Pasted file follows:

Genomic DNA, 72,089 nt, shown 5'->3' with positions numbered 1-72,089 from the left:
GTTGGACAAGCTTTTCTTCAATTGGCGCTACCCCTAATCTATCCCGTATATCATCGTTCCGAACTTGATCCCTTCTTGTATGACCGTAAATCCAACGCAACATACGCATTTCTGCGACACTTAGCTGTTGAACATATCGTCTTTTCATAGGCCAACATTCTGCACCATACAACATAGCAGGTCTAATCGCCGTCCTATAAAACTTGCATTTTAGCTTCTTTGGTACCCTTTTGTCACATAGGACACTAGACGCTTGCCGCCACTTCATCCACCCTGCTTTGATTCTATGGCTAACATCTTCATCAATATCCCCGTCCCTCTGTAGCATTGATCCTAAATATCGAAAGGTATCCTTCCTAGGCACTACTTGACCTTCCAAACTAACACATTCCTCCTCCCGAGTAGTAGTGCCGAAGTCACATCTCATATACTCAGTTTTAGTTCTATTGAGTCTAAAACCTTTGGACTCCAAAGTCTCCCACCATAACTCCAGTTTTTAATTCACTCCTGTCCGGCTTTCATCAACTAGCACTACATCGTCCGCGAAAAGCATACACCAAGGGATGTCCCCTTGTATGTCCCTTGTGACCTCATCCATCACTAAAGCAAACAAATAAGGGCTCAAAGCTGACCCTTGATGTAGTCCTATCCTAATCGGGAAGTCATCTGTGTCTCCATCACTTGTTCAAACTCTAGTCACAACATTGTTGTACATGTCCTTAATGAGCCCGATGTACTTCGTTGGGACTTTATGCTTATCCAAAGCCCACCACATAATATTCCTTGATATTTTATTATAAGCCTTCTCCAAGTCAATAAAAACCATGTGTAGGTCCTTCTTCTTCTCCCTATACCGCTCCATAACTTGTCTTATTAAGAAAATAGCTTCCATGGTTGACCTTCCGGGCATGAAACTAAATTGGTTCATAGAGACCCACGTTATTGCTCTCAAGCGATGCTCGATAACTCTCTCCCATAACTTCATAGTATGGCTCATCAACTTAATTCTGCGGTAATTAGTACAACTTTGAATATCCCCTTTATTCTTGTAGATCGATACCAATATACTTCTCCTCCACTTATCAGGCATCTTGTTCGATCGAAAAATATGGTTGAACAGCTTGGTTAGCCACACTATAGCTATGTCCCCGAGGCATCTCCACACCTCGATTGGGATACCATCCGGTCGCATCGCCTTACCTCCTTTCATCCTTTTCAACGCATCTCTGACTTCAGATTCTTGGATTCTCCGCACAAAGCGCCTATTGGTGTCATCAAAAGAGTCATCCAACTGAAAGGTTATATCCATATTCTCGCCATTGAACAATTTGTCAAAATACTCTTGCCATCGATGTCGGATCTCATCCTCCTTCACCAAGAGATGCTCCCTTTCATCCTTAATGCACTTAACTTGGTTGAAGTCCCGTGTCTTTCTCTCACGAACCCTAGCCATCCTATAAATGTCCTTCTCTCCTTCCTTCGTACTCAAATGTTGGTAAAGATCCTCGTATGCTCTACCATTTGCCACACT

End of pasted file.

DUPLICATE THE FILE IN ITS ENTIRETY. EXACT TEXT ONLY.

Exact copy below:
Genomic DNA, 72,089 nt, shown 5'->3' with positions numbered 1-72,089 from the left:
GTTGGACAAGCTTTTCTTCAATTGGCGCTACCCCTAATCTATCCCGTATATCATCGTTCCGAACTTGATCCCTTCTTGTATGACCGTAAATCCAACGCAACATACGCATTTCTGCGACACTTAGCTGTTGAACATATCGTCTTTTCATAGGCCAACATTCTGCACCATACAACATAGCAGGTCTAATCGCCGTCCTATAAAACTTGCATTTTAGCTTCTTTGGTACCCTTTTGTCACATAGGACACTAGACGCTTGCCGCCACTTCATCCACCCTGCTTTGATTCTATGGCTAACATCTTCATCAATATCCCCGTCCCTCTGTAGCATTGATCCTAAATATCGAAAGGTATCCTTCCTAGGCACTACTTGACCTTCCAAACTAACACATTCCTCCTCCCGAGTAGTAGTGCCGAAGTCACATCTCATATACTCAGTTTTAGTTCTATTGAGTCTAAAACCTTTGGACTCCAAAGTCTCCCACCATAACTCCAGTTTTTAATTCACTCCTGTCCGGCTTTCATCAACTAGCACTACATCGTCCGCGAAAAGCATACACCAAGGGATGTCCCCTTGTATGTCCCTTGTGACCTCATCCATCACTAAAGCAAACAAATAAGGGCTCAAAGCTGACCCTTGATGTAGTCCTATCCTAATCGGGAAGTCATCTGTGTCTCCATCACTTGTTCAAACTCTAGTCACAACATTGTTGTACATGTCCTTAATGAGCCCGATGTACTTCGTTGGGACTTTATGCTTATCCAAAGCCCACCACATAATATTCCTTGATATTTTATTATAAGCCTTCTCCAAGTCAATAAAAACCATGTGTAGGTCCTTCTTCTTCTCCCTATACCGCTCCATAACTTGTCTTATTAAGAAAATAGCTTCCATGGTTGACCTTCCGGGCATGAAACTAAATTGGTTCATAGAGACCCACGTTATTGCTCTCAAGCGATGCTCGATAACTCTCTCCCATAACTTCATAGTATGGCTCATCAACTTAATTCTGCGGTAATTAGTACAACTTTGAATATCCCCTTTATTCTTGTAGATCGATACCAATATACTTCTCCTCCACTTATCAGGCATCTTGTTCGATCGAAAAATATGGTTGAACAGCTTGGTTAGCCACACTATAGCTATGTCCCCGAGGCATCTCCACACCTCGATTGGGATACCATCCGGTCGCATCGCCTTACCTCCTTTCATCCTTTTCAACGCATCTCTGACTTCAGATTCTTGGATTCTCCGCACAAAGCGCCTATTGGTGTCATCAAAAGAGTCATCCAACTGAAAGGTTATATCCATATTCTCGCCATTGAACAATTTGTCAAAATACTCTTGCCATCGATGTCGGATCTCATCCTCCTTCACCAAGAGATGCTCCCTTTCATCCTTAATGCACTTAACTTGGTTGAAGTCCCGTGTCTTTCTCTCACGAACCCTAGCCATCCTATAAATGTCCTTCTCTCCTTCCTTCGTACTCAAATGTTGGTAAAGATCCTCGTATGCTCTACCATTTGCCACACT